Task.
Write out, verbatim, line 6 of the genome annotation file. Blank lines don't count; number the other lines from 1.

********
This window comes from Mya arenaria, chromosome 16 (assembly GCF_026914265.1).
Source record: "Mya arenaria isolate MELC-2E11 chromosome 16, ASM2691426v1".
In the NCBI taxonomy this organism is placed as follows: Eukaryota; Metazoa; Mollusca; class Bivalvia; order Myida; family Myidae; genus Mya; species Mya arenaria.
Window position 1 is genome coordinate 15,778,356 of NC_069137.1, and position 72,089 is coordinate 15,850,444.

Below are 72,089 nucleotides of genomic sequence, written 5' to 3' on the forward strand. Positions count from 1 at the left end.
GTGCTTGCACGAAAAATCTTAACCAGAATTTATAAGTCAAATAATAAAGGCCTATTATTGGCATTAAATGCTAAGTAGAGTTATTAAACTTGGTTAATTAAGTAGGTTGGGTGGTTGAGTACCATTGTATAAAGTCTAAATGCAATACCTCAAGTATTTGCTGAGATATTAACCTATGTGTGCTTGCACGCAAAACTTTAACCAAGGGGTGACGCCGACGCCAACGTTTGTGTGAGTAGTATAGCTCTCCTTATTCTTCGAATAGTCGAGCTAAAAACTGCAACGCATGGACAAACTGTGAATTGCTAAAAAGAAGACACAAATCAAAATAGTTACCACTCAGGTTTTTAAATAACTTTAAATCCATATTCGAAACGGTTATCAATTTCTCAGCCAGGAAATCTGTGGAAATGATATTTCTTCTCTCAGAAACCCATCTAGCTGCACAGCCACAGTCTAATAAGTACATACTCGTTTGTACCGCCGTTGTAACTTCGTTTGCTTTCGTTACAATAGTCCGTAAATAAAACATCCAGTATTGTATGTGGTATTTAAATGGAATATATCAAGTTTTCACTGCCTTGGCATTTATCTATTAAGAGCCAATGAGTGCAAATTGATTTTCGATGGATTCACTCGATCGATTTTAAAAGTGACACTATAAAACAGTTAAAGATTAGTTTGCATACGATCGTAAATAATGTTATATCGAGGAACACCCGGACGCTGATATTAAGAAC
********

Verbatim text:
GTGCTTGCACGAAAAATCTTAACCAGAATTTATAAGTCAAATAATAAAGGCCTATTATTGGCATTAAATGCTAAGTAGAGTTATTAAACTTGGTTAATTAAGTAGGTTGGGTGGTTGAGTACCATTGTATAAAGTCTAAATGCAATACCTCAAGTATTTGCTGAGATATTAACCTATGTGTGCTTGCACGCAAAACTTTAACCAAGGGGTGACGCCGACGCCAACGTTTGTGTGAGTAGTATAGCTCTCCTTATTCTTCGAATAGTCGAGCTAAAAACTGCAACGCATGGACAAACTGTGAATTGCTAAAAAGAAGACACAAATCAAAATAGTTACCACTCAGGTTTTTAAATAACTTTAAATCCATATTCGAAACGGTTATCAATTTCTCAGCCAGGAAATCTGTGGAAATGATATTTCTTCTCTCAGAAACCCATCTAGCTGCACAGCCACAGTCTAATAAGTACATACTCGTTTGTACCGCCGTTGTAACTTCGTTTGCTTTCGTTACAATAGTCCGTAAATAAAACATCCAGTATTGTATGTGGTATTTAAATGGAATATATCAAGTTTTCACTGCCTTGGCATTTATCTATTAAGAGCCAATGAGTGCAAATTGATTTTCGATGGATTCACTCGATCGATTTTAAAAGTGACACTATAAAACAGTTAAAGATTAGTTTGCATACGATCGTAAATAATGTTATATCGAGGAACACCCGGACGCTGATATTAAGAAC